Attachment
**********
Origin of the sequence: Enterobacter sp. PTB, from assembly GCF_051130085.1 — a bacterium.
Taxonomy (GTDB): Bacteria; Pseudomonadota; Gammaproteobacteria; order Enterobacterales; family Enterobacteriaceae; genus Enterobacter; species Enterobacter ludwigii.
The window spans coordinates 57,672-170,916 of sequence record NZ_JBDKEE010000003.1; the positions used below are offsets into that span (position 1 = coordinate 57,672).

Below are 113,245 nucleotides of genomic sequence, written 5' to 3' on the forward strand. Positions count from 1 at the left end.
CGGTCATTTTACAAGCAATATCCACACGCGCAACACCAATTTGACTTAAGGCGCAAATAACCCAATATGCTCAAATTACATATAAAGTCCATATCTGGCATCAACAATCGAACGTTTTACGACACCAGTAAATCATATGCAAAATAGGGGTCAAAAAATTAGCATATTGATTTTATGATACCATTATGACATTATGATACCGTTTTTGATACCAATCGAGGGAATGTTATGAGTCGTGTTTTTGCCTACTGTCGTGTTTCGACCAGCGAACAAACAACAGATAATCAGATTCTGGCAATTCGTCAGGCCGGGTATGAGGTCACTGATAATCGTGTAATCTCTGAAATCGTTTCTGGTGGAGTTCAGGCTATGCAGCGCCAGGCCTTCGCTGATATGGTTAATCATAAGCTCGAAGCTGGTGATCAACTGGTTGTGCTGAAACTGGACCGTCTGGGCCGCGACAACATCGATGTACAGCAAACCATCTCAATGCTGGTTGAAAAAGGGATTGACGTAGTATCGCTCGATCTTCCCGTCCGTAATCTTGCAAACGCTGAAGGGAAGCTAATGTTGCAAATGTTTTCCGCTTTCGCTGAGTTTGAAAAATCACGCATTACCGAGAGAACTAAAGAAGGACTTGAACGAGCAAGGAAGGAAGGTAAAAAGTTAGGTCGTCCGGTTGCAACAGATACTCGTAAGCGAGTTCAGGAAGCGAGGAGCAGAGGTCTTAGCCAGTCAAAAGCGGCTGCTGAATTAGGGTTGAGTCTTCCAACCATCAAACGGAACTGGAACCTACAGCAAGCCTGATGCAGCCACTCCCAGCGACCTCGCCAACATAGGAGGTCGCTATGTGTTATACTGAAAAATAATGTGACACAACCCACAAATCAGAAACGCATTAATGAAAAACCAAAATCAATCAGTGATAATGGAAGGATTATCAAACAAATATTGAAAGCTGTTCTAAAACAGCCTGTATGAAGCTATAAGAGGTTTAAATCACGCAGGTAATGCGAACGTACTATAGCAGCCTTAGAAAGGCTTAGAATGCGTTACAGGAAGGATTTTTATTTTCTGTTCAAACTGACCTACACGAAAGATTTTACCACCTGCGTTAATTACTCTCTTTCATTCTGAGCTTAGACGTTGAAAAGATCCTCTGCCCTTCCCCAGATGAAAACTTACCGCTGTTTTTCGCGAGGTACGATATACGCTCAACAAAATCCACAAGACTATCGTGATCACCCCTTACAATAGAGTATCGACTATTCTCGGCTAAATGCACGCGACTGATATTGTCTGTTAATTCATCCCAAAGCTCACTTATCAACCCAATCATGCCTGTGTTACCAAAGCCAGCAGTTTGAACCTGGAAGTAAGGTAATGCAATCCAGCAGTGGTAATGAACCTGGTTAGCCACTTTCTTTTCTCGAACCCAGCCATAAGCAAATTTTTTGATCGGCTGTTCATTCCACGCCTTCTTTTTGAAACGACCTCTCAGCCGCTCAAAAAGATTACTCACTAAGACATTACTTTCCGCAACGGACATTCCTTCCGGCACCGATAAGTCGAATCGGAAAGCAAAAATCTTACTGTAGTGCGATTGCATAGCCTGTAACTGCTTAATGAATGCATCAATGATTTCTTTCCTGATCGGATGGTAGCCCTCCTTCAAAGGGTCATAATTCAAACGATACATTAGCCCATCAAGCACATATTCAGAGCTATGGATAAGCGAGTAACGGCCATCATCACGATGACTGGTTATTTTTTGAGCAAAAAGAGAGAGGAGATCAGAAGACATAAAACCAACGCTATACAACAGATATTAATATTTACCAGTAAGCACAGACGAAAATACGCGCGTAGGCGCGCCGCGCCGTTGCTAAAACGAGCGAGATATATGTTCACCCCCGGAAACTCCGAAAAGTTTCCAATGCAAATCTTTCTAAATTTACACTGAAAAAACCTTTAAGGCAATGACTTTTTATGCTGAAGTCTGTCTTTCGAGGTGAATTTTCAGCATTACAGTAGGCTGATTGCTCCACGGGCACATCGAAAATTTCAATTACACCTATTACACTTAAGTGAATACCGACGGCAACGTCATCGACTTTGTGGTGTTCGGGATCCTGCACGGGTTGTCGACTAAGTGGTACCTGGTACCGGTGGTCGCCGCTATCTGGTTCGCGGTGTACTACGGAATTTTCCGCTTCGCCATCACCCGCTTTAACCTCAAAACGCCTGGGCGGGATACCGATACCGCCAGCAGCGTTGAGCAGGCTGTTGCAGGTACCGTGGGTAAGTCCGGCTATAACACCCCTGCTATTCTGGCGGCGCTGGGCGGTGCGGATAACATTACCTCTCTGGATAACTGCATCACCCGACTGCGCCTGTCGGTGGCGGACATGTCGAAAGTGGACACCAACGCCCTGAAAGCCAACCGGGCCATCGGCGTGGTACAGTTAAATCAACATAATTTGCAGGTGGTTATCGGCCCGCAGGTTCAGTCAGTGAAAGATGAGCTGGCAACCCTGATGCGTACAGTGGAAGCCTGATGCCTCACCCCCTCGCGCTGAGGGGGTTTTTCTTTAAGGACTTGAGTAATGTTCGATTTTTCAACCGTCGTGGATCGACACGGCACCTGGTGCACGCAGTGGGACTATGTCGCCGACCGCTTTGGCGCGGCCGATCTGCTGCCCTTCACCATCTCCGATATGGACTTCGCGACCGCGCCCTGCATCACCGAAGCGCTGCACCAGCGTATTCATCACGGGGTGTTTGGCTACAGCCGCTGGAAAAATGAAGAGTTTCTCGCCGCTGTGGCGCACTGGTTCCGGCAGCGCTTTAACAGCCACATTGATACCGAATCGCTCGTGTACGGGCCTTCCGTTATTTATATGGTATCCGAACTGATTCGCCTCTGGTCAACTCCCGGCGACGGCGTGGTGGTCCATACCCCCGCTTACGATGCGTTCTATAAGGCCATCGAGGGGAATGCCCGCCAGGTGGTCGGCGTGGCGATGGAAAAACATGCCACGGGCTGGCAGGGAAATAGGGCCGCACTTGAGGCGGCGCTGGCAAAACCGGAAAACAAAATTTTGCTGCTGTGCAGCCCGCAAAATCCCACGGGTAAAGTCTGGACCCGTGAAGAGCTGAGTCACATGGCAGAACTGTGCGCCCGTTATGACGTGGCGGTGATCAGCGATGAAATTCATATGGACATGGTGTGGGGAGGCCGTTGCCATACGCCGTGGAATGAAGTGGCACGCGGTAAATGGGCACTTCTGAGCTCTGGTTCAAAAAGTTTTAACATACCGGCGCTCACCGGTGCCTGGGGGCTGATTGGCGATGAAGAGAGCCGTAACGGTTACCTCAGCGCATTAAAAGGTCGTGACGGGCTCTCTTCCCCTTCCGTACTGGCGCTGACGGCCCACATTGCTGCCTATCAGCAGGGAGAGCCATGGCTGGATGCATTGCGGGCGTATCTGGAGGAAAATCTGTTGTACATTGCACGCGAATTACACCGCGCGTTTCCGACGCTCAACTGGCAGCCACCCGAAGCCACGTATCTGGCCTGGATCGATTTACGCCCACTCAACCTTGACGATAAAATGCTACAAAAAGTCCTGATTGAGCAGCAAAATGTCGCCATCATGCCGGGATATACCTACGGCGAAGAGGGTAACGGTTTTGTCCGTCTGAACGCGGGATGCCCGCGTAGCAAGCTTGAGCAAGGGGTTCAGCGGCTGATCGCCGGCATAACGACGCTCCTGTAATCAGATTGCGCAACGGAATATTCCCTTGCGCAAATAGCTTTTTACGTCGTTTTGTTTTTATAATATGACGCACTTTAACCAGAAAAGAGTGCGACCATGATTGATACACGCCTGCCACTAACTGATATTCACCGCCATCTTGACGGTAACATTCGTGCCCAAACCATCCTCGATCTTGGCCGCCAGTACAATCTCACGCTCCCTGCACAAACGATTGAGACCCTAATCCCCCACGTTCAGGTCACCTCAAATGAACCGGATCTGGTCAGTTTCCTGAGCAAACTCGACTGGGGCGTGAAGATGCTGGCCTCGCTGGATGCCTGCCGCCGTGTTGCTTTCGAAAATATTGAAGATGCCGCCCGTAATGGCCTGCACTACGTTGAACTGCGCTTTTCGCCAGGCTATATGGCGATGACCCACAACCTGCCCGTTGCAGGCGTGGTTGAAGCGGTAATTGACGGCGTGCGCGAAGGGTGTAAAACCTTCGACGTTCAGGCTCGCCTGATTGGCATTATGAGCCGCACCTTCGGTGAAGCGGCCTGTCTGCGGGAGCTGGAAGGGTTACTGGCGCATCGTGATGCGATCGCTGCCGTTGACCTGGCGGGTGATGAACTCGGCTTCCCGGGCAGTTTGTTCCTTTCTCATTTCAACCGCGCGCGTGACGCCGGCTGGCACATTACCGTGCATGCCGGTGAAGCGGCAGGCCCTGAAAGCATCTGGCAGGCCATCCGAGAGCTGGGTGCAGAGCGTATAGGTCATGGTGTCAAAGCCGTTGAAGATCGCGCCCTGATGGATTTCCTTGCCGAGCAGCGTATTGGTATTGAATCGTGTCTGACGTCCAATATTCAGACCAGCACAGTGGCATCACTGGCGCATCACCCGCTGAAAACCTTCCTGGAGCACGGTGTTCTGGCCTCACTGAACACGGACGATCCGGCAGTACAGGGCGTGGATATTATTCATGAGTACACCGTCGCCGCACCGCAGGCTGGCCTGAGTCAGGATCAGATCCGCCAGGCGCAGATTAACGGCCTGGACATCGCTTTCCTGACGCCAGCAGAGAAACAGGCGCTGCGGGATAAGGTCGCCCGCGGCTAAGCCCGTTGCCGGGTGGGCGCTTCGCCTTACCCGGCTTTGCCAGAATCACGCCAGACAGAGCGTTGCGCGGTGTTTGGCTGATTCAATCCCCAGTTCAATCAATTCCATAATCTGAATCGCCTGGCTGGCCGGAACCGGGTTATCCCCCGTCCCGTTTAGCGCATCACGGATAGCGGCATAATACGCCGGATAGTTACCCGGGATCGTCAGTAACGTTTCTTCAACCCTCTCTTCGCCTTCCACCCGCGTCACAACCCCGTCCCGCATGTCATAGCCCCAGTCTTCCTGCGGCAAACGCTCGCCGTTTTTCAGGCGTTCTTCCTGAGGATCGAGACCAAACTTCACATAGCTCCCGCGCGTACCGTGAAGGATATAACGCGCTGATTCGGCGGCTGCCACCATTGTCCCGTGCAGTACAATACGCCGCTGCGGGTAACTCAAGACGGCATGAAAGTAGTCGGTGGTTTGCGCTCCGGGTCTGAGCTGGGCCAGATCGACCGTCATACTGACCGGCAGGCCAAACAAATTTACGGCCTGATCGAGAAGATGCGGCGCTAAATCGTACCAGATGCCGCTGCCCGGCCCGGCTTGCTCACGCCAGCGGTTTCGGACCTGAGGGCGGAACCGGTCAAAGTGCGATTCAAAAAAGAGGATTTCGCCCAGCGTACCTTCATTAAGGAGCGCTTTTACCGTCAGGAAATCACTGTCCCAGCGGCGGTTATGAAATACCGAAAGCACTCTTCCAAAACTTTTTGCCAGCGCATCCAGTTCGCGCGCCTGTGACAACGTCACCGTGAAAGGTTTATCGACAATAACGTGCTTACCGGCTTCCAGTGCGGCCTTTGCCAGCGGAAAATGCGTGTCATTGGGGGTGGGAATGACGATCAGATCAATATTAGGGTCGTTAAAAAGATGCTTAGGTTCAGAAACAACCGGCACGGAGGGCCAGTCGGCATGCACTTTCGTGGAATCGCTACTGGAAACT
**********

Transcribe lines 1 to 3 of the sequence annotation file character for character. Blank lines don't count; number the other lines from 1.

Origin of the sequence: Enterobacter sp. PTB, from assembly GCF_051130085.1 — a bacterium.
Taxonomy (GTDB): Bacteria; Pseudomonadota; Gammaproteobacteria; order Enterobacterales; family Enterobacteriaceae; genus Enterobacter; species Enterobacter ludwigii.
The window spans coordinates 57,672-170,916 of sequence record NZ_JBDKEE010000003.1; the positions used below are offsets into that span (position 1 = coordinate 57,672).